Supplement with Vitamin D and Vitamin K2-7
Vitamin D deficiency negatively impacts both your innate and adaptive immune responses. If you feel tired or fatigued without reason, talk with your doctor about taking a vitamin D supplement to counteract this problem, but make sure not to take too much. To ensure you have a healthy balance of vitamin D in the body, you must also supplement your intake with vitamin K2-7. This supplement works alongside vitamin A and vitamin D to achieve advanced immune support.
Take Probiotics to Boost Immune Health
Probiotics are essential to gut health and greatly affect your immune system in a positive and boosting way. Because 70-80% of your immune system is found in your digestive tract, the healthier your gut, the stronger your immune system, and the less likely you’ll be to develop leaky gut. Signs of a leaky gut include autoimmune disorders, food allergies, abdominal discomfort, fatigue and more.
Probiotics specifically designed to improve gut health are well-known for fostering intestinal epithelial cell survival, which is paramount to protecting your body from pathogenic microbes and toxins. And remember when we talked about innate immunity? Probiotics can enhance innate immunity, which mitigates excessive inflammation in the gut and strengthens the immune system.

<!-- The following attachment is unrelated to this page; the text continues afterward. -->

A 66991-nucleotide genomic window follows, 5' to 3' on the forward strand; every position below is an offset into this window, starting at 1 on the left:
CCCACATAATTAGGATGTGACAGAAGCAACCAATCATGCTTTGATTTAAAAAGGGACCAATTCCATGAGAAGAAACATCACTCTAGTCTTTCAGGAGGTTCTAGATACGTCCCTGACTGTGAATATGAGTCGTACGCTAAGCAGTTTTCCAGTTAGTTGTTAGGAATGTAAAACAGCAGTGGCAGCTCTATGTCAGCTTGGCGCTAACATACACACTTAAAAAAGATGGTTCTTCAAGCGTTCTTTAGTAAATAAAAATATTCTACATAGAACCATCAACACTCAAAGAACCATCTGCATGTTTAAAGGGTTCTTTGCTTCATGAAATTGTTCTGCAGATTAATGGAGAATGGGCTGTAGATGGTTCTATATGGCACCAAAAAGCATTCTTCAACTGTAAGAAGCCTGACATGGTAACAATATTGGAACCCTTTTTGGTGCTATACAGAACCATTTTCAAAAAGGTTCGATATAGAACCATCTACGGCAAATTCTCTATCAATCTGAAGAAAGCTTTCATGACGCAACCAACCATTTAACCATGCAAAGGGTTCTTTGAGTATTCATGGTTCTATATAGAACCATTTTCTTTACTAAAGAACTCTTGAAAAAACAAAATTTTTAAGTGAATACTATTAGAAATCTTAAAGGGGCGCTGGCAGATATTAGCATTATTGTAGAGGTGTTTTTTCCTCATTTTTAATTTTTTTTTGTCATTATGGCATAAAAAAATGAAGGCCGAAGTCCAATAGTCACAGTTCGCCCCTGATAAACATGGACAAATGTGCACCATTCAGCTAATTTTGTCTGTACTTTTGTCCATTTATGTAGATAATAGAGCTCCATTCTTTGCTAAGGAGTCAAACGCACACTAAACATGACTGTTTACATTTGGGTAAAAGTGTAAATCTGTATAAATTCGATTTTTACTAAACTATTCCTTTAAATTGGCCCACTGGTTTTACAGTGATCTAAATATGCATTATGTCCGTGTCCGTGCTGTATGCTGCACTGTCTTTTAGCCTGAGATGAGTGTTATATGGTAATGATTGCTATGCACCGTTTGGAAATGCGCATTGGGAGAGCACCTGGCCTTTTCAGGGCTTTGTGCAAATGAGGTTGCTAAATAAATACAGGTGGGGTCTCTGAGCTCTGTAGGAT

It's important to choose probiotics that contain the patented strain Bacillus Indicus HU36. These probiotics are formulated with "gut commensal" organisms (which means they are native to the intestines and only want to live there) that are known to flourish in the microflora, which helps to create antioxidants and carotenoids directly inside the body, where they can be best absorbed. In turn, these type of probiotics strengthen your immune system and improve your digestive health, not to mention your whole body health.
There is no one-size-fits-all solution for strengthening the immune system. Vitamin supplements combined with exercise and a carefully-curated diet, however, can significantly improve gut health.
It's not uncommon for poor immune health to go unnoticed. Once immune health is compromised, though, symptoms will quickly become your number one enemy, including allergies, the flu, fatigue, and more. Educating yourself on immune system disorders and implementing changes to your lifestyle to help your body heal is an excellent starting point for living a healthier and happy life.